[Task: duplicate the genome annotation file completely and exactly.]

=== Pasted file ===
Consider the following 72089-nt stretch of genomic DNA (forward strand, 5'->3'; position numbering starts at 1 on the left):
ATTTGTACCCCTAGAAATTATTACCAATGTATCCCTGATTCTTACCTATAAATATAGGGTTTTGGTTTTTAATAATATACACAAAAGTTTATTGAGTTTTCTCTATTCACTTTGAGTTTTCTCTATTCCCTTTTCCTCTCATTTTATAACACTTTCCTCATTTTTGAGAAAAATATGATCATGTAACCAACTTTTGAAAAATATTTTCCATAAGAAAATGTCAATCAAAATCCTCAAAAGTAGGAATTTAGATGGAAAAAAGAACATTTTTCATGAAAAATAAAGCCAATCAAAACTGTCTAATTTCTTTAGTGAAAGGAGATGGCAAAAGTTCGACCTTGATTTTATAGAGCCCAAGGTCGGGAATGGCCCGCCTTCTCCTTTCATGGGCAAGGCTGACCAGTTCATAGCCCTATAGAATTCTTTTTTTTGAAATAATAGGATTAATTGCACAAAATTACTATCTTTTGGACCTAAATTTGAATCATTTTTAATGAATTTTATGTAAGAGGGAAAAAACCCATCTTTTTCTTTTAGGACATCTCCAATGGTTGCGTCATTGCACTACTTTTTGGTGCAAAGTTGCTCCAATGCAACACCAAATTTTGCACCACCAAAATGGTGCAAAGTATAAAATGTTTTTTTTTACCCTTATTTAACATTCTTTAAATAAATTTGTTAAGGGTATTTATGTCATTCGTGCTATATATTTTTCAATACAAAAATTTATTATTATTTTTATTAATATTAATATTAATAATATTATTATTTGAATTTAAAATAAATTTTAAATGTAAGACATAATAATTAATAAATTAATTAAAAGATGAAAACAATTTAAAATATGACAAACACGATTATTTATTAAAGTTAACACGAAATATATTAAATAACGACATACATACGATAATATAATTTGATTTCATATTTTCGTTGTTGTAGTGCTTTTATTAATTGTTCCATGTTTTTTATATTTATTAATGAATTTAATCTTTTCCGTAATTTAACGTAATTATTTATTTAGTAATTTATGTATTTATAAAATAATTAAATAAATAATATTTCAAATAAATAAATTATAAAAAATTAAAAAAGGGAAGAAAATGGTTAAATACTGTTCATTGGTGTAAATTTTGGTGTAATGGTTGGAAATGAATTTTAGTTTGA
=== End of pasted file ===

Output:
Consider the following 72089-nt stretch of genomic DNA (forward strand, 5'->3'; position numbering starts at 1 on the left):
ATTTGTACCCCTAGAAATTATTACCAATGTATCCCTGATTCTTACCTATAAATATAGGGTTTTGGTTTTTAATAATATACACAAAAGTTTATTGAGTTTTCTCTATTCACTTTGAGTTTTCTCTATTCCCTTTTCCTCTCATTTTATAACACTTTCCTCATTTTTGAGAAAAATATGATCATGTAACCAACTTTTGAAAAATATTTTCCATAAGAAAATGTCAATCAAAATCCTCAAAAGTAGGAATTTAGATGGAAAAAAGAACATTTTTCATGAAAAATAAAGCCAATCAAAACTGTCTAATTTCTTTAGTGAAAGGAGATGGCAAAAGTTCGACCTTGATTTTATAGAGCCCAAGGTCGGGAATGGCCCGCCTTCTCCTTTCATGGGCAAGGCTGACCAGTTCATAGCCCTATAGAATTCTTTTTTTTGAAATAATAGGATTAATTGCACAAAATTACTATCTTTTGGACCTAAATTTGAATCATTTTTAATGAATTTTATGTAAGAGGGAAAAAACCCATCTTTTTCTTTTAGGACATCTCCAATGGTTGCGTCATTGCACTACTTTTTGGTGCAAAGTTGCTCCAATGCAACACCAAATTTTGCACCACCAAAATGGTGCAAAGTATAAAATGTTTTTTTTTACCCTTATTTAACATTCTTTAAATAAATTTGTTAAGGGTATTTATGTCATTCGTGCTATATATTTTTCAATACAAAAATTTATTATTATTTTTATTAATATTAATATTAATAATATTATTATTTGAATTTAAAATAAATTTTAAATGTAAGACATAATAATTAATAAATTAATTAAAAGATGAAAACAATTTAAAATATGACAAACACGATTATTTATTAAAGTTAACACGAAATATATTAAATAACGACATACATACGATAATATAATTTGATTTCATATTTTCGTTGTTGTAGTGCTTTTATTAATTGTTCCATGTTTTTTATATTTATTAATGAATTTAATCTTTTCCGTAATTTAACGTAATTATTTATTTAGTAATTTATGTATTTATAAAATAATTAAATAAATAATATTTCAAATAAATAAATTATAAAAAATTAAAAAAGGGAAGAAAATGGTTAAATACTGTTCATTGGTGTAAATTTTGGTGTAATGGTTGGAAATGAATTTTAGTTTGA